Frame restoration is always more expensive than damage prevention, so Wilner advises, "Never store an antique frame in the basement - that's the worst damage because of the wetness. An attic is the next worst because or the dryness. Keep the frames where you keep your body. Try not to store them against each other. The best solution is to hang them up and enjoy them. And if you can't, then sell them." "No art to fit the frame? Never mind," says Wilner. "Many of my clients collect frames as objects - they just hang the frames empty on the wall. It was done in Europe for centuries; it's a new thing in America. I have a client in Florida who has 180 empty frames now - that's her collection."

If this approach is too avant-garde, insert a piece of mirror and admire a beautifully-framed reflection each morning. Daily frame care should be confined to a flick of the feather duster. Hard rubbing with a rag - or, even worse, vacuuming - can easily pull off decorative elements. Water should never be used because it lifts gilding and softens underlying supports. Finally, do-it-yourself frame restoration is about as successful as do-it-yourself dental repair. It will cost more to correct mistakes than to have the job done right the first time.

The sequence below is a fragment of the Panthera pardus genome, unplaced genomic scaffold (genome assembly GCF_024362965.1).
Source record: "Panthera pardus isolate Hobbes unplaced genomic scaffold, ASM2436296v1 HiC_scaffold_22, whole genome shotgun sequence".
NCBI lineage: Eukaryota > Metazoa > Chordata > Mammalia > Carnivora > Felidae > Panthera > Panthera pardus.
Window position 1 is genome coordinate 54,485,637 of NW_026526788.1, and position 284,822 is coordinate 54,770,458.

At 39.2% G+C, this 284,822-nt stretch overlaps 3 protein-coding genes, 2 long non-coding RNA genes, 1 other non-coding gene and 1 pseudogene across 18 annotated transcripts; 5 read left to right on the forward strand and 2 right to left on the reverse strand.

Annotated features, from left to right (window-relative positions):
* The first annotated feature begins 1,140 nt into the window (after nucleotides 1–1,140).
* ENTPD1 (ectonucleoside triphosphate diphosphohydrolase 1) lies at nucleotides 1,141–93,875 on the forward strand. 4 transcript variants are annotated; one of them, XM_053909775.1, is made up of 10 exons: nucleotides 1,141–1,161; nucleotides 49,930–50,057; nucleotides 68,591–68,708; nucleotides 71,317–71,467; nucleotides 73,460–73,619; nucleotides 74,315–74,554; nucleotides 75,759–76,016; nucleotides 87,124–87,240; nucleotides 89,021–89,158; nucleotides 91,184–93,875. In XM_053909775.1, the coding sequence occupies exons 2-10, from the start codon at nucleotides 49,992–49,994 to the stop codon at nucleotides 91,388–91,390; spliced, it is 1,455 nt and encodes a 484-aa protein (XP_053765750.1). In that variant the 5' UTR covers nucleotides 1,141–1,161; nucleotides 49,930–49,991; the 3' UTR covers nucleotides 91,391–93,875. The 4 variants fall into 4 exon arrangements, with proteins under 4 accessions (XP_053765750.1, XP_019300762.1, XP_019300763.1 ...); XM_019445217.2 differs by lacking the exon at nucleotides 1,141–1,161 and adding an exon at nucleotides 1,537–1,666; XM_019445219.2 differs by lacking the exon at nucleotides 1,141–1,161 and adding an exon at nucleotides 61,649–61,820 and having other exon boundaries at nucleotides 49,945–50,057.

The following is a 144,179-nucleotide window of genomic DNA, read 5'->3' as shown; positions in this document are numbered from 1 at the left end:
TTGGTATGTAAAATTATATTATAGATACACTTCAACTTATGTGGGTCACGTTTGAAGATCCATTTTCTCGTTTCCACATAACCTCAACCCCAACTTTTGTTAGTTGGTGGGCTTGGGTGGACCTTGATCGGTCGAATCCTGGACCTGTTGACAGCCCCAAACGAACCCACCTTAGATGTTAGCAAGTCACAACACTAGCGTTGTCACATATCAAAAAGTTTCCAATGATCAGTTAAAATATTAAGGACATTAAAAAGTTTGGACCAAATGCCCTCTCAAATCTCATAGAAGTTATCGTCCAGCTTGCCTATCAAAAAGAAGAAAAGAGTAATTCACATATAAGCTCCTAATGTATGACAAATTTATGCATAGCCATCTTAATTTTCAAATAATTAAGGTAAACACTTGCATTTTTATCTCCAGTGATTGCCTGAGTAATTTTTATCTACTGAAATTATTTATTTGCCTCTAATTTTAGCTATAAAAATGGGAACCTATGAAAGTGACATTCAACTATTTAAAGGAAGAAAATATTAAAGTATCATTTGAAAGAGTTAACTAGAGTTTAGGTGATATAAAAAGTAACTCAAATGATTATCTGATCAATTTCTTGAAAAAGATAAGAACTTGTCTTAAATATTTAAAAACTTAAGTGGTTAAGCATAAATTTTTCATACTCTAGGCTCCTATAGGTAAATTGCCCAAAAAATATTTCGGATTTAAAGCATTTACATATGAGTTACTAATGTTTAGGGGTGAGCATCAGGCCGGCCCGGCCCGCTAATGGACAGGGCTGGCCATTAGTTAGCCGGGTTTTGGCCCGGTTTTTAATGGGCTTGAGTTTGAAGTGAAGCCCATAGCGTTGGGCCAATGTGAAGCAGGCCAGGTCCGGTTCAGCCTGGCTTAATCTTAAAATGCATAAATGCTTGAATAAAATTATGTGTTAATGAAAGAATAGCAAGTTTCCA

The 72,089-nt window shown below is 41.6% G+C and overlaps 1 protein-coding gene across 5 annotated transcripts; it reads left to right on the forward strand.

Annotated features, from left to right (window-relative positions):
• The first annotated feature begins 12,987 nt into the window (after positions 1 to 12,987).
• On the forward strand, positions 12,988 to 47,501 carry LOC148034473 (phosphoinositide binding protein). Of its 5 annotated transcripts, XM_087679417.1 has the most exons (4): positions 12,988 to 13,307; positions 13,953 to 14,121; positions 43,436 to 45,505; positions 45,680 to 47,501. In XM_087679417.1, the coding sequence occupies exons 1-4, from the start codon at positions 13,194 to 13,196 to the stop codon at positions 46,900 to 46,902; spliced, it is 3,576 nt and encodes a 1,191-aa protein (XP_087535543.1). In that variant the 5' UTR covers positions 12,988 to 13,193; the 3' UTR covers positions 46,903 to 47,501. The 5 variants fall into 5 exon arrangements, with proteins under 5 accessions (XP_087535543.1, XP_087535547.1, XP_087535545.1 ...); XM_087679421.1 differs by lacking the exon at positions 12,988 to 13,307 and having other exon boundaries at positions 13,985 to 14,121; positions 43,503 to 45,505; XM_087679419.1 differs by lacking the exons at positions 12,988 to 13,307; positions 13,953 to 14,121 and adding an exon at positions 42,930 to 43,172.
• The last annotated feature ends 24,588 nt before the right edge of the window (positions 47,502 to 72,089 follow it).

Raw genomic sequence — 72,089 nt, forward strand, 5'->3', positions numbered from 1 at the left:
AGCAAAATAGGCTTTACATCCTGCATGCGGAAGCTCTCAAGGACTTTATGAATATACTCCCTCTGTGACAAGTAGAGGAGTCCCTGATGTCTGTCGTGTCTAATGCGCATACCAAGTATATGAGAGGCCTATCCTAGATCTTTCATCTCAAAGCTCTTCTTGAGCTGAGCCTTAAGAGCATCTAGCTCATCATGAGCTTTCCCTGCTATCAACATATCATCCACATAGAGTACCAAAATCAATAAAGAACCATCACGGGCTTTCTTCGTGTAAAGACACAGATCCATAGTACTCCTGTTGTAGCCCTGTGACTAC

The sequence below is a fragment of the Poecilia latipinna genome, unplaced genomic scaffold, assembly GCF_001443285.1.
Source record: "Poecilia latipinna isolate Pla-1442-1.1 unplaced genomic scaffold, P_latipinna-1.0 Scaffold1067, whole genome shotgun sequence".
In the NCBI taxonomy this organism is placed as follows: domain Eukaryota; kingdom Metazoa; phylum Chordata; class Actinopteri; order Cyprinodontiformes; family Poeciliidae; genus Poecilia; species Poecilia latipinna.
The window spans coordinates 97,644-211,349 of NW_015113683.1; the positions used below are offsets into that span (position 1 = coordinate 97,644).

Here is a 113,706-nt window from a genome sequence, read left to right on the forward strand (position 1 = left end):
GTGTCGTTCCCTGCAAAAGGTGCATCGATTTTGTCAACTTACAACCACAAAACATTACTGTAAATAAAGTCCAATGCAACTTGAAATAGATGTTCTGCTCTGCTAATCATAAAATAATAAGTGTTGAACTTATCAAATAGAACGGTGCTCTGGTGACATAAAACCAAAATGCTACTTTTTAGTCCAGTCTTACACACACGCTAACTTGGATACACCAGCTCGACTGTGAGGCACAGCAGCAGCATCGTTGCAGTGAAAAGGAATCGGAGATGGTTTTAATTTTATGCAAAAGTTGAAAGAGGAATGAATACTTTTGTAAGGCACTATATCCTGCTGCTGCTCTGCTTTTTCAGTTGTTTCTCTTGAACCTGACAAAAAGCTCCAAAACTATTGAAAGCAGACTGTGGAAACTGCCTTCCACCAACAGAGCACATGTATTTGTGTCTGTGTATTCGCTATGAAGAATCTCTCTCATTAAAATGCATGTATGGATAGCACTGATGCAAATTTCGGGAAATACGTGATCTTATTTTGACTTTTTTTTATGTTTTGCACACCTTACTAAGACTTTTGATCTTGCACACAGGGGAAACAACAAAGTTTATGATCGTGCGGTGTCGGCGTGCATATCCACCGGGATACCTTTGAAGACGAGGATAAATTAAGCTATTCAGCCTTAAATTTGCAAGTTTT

Decorating maven Martha Stewart has filmed several segments at the Wilner workshop, illustrating how the artists there pursue such tasks as casting moldings or applying gold leaf. Working directly from antique frames in stock, the firm also creates exact replicas of period frames, which typically cost less than their prototypes. Wilner recently completed an order of 27 replicas for the White House.

Twenty-five years ago, antique frames were seriously undervalued, often picked up at junk shops for $50. Today, more information about frame makers and period styles has increased the desirability, and prices have soared into four- and five-figure ranges. Less sometimes sells for more: An ornate Louis XV revival frame from the 1830s may sell for $5,000 to $20,000, depending on size, while an elegantly simple frame designed in 1920 by artist Childe Hassam ranges from $15,000 to $50,000. Many painters created frame styles to perfectly complement their work. Other surrounds are the work of architects, such as Stanford White of McKim, Mead & White, who developed frames related to interior architectural moldings.